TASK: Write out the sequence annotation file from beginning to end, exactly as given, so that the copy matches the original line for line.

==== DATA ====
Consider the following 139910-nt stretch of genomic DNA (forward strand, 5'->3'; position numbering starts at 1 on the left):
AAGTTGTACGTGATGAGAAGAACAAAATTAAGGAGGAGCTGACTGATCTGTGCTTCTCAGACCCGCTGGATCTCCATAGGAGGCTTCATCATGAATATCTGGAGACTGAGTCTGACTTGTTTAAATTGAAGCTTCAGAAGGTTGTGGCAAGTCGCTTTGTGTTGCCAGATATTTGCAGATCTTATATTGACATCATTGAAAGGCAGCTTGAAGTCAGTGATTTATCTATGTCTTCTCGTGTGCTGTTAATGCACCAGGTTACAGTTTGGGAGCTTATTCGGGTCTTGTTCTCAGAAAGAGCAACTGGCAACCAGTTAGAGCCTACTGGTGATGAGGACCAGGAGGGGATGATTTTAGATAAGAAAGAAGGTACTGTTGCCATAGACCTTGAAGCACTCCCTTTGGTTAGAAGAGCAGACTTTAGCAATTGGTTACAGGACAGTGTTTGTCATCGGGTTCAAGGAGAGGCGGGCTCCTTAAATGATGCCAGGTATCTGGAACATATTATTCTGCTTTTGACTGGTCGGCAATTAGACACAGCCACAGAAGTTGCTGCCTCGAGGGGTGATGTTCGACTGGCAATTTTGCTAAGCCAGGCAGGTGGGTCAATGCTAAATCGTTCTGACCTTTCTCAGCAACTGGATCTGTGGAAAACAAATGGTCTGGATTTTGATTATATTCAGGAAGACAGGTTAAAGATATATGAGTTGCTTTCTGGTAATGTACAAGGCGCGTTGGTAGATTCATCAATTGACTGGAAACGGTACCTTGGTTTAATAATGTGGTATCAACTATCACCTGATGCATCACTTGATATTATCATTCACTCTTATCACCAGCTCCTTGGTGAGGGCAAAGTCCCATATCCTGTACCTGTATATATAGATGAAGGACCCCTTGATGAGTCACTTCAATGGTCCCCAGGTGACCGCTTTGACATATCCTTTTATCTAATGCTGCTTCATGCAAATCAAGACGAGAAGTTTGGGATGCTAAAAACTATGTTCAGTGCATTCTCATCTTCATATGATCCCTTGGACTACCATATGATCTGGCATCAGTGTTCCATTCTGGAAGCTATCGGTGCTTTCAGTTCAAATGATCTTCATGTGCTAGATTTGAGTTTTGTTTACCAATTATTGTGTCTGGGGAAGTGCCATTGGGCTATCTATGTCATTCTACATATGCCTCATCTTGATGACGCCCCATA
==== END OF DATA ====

Consider the following 139910-nt stretch of genomic DNA (forward strand, 5'->3'; position numbering starts at 1 on the left):
AAGTTGTACGTGATGAGAAGAACAAAATTAAGGAGGAGCTGACTGATCTGTGCTTCTCAGACCCGCTGGATCTCCATAGGAGGCTTCATCATGAATATCTGGAGACTGAGTCTGACTTGTTTAAATTGAAGCTTCAGAAGGTTGTGGCAAGTCGCTTTGTGTTGCCAGATATTTGCAGATCTTATATTGACATCATTGAAAGGCAGCTTGAAGTCAGTGATTTATCTATGTCTTCTCGTGTGCTGTTAATGCACCAGGTTACAGTTTGGGAGCTTATTCGGGTCTTGTTCTCAGAAAGAGCAACTGGCAACCAGTTAGAGCCTACTGGTGATGAGGACCAGGAGGGGATGATTTTAGATAAGAAAGAAGGTACTGTTGCCATAGACCTTGAAGCACTCCCTTTGGTTAGAAGAGCAGACTTTAGCAATTGGTTACAGGACAGTGTTTGTCATCGGGTTCAAGGAGAGGCGGGCTCCTTAAATGATGCCAGGTATCTGGAACATATTATTCTGCTTTTGACTGGTCGGCAATTAGACACAGCCACAGAAGTTGCTGCCTCGAGGGGTGATGTTCGACTGGCAATTTTGCTAAGCCAGGCAGGTGGGTCAATGCTAAATCGTTCTGACCTTTCTCAGCAACTGGATCTGTGGAAAACAAATGGTCTGGATTTTGATTATATTCAGGAAGACAGGTTAAAGATATATGAGTTGCTTTCTGGTAATGTACAAGGCGCGTTGGTAGATTCATCAATTGACTGGAAACGGTACCTTGGTTTAATAATGTGGTATCAACTATCACCTGATGCATCACTTGATATTATCATTCACTCTTATCACCAGCTCCTTGGTGAGGGCAAAGTCCCATATCCTGTACCTGTATATATAGATGAAGGACCCCTTGATGAGTCACTTCAATGGTCCCCAGGTGACCGCTTTGACATATCCTTTTATCTAATGCTGCTTCATGCAAATCAAGACGAGAAGTTTGGGATGCTAAAAACTATGTTCAGTGCATTCTCATCTTCATATGATCCCTTGGACTACCATATGATCTGGCATCAGTGTTCCATTCTGGAAGCTATCGGTGCTTTCAGTTCAAATGATCTTCATGTGCTAGATTTGAGTTTTGTTTACCAATTATTGTGTCTGGGGAAGTGCCATTGGGCTATCTATGTCATTCTACATATGCCTCATCTTGATGACGCCCCATA